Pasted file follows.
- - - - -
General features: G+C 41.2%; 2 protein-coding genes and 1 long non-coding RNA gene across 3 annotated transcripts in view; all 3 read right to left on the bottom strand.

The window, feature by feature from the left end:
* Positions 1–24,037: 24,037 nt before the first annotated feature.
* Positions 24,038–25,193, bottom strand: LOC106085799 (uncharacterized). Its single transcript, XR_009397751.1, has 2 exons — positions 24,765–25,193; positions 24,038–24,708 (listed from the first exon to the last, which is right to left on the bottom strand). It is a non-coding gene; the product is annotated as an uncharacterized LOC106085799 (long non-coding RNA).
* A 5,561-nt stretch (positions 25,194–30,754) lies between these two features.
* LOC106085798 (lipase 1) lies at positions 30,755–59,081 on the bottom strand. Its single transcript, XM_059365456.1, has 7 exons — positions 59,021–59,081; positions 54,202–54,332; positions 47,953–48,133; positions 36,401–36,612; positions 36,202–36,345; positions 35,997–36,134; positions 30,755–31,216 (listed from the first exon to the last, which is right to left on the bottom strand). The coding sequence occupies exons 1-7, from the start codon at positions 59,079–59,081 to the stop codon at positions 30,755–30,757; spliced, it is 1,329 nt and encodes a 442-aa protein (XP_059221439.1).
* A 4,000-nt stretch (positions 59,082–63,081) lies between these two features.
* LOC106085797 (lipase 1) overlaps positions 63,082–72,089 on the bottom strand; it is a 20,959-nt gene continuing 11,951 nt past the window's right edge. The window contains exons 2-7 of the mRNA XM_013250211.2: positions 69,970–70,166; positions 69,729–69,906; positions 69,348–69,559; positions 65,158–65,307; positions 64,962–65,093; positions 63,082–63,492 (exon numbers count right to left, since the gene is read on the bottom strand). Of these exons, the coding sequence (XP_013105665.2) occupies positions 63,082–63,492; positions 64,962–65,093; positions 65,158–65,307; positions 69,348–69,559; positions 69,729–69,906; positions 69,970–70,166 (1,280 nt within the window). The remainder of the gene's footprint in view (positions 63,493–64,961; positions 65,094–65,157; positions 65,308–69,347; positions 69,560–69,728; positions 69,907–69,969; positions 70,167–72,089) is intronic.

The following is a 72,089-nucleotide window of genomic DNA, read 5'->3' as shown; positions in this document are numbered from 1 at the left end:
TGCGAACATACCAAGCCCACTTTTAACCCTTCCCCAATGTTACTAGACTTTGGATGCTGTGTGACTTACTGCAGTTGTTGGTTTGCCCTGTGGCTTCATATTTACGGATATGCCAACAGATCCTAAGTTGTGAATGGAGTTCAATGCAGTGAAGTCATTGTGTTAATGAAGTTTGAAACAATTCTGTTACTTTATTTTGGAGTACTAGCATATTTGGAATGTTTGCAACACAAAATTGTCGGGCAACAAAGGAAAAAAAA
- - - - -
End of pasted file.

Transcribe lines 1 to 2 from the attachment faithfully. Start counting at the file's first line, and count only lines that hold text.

General features: G+C 41.2%; 2 protein-coding genes and 1 long non-coding RNA gene across 3 annotated transcripts in view; all 3 read right to left on the bottom strand.

The window, feature by feature from the left end: